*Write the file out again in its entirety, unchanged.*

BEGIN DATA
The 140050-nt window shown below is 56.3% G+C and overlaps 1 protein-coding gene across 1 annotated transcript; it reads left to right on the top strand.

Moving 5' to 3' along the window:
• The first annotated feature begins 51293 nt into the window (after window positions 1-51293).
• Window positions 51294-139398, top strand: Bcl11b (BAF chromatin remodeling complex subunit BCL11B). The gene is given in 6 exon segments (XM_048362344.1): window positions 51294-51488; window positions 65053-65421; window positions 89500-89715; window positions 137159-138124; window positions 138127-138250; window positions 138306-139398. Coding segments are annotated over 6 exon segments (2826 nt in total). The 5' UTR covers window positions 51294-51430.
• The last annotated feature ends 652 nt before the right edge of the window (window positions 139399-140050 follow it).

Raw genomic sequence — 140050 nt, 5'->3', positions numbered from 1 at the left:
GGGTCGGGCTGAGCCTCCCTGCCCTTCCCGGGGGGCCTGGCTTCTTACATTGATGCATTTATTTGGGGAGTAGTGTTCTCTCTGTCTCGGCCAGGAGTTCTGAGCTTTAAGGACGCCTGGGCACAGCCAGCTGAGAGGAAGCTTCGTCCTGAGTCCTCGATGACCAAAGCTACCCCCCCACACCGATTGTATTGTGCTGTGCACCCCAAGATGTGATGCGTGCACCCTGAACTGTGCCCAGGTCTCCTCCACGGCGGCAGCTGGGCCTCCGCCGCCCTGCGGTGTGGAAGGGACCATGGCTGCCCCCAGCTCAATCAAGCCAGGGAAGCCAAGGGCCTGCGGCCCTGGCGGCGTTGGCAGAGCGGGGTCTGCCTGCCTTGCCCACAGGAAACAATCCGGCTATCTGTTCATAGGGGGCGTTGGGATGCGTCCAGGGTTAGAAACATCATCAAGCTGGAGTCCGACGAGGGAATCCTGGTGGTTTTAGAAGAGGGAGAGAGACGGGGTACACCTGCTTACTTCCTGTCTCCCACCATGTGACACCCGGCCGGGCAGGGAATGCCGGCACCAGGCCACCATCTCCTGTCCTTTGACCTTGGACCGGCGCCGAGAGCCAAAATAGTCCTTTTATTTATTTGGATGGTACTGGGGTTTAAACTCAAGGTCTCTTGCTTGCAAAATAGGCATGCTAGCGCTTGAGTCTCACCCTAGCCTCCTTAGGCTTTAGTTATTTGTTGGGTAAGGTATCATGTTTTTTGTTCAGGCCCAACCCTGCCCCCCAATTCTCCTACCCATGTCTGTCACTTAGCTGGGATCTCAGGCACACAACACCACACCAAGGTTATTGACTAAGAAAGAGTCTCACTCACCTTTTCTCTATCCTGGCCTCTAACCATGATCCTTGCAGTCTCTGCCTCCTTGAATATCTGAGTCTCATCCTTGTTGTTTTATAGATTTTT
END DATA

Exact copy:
The 140050-nt window shown below is 56.3% G+C and overlaps 1 protein-coding gene across 1 annotated transcript; it reads left to right on the top strand.

Moving 5' to 3' along the window:
• The first annotated feature begins 51293 nt into the window (after window positions 1-51293).
• Window positions 51294-139398, top strand: Bcl11b (BAF chromatin remodeling complex subunit BCL11B). The gene is given in 6 exon segments (XM_048362344.1): window positions 51294-51488; window positions 65053-65421; window positions 89500-89715; window positions 137159-138124; window positions 138127-138250; window positions 138306-139398. Coding segments are annotated over 6 exon segments (2826 nt in total). The 5' UTR covers window positions 51294-51430.
• The last annotated feature ends 652 nt before the right edge of the window (window positions 139399-140050 follow it).

Raw genomic sequence — 140050 nt, 5'->3', positions numbered from 1 at the left:
GGGTCGGGCTGAGCCTCCCTGCCCTTCCCGGGGGGCCTGGCTTCTTACATTGATGCATTTATTTGGGGAGTAGTGTTCTCTCTGTCTCGGCCAGGAGTTCTGAGCTTTAAGGACGCCTGGGCACAGCCAGCTGAGAGGAAGCTTCGTCCTGAGTCCTCGATGACCAAAGCTACCCCCCCACACCGATTGTATTGTGCTGTGCACCCCAAGATGTGATGCGTGCACCCTGAACTGTGCCCAGGTCTCCTCCACGGCGGCAGCTGGGCCTCCGCCGCCCTGCGGTGTGGAAGGGACCATGGCTGCCCCCAGCTCAATCAAGCCAGGGAAGCCAAGGGCCTGCGGCCCTGGCGGCGTTGGCAGAGCGGGGTCTGCCTGCCTTGCCCACAGGAAACAATCCGGCTATCTGTTCATAGGGGGCGTTGGGATGCGTCCAGGGTTAGAAACATCATCAAGCTGGAGTCCGACGAGGGAATCCTGGTGGTTTTAGAAGAGGGAGAGAGACGGGGTACACCTGCTTACTTCCTGTCTCCCACCATGTGACACCCGGCCGGGCAGGGAATGCCGGCACCAGGCCACCATCTCCTGTCCTTTGACCTTGGACCGGCGCCGAGAGCCAAAATAGTCCTTTTATTTATTTGGATGGTACTGGGGTTTAAACTCAAGGTCTCTTGCTTGCAAAATAGGCATGCTAGCGCTTGAGTCTCACCCTAGCCTCCTTAGGCTTTAGTTATTTGTTGGGTAAGGTATCATGTTTTTTGTTCAGGCCCAACCCTGCCCCCCAATTCTCCTACCCATGTCTGTCACTTAGCTGGGATCTCAGGCACACAACACCACACCAAGGTTATTGACTAAGAAAGAGTCTCACTCACCTTTTCTCTATCCTGGCCTCTAACCATGATCCTTGCAGTCTCTGCCTCCTTGAATATCTGAGTCTCATCCTTGTTGTTTTATAGATTTTT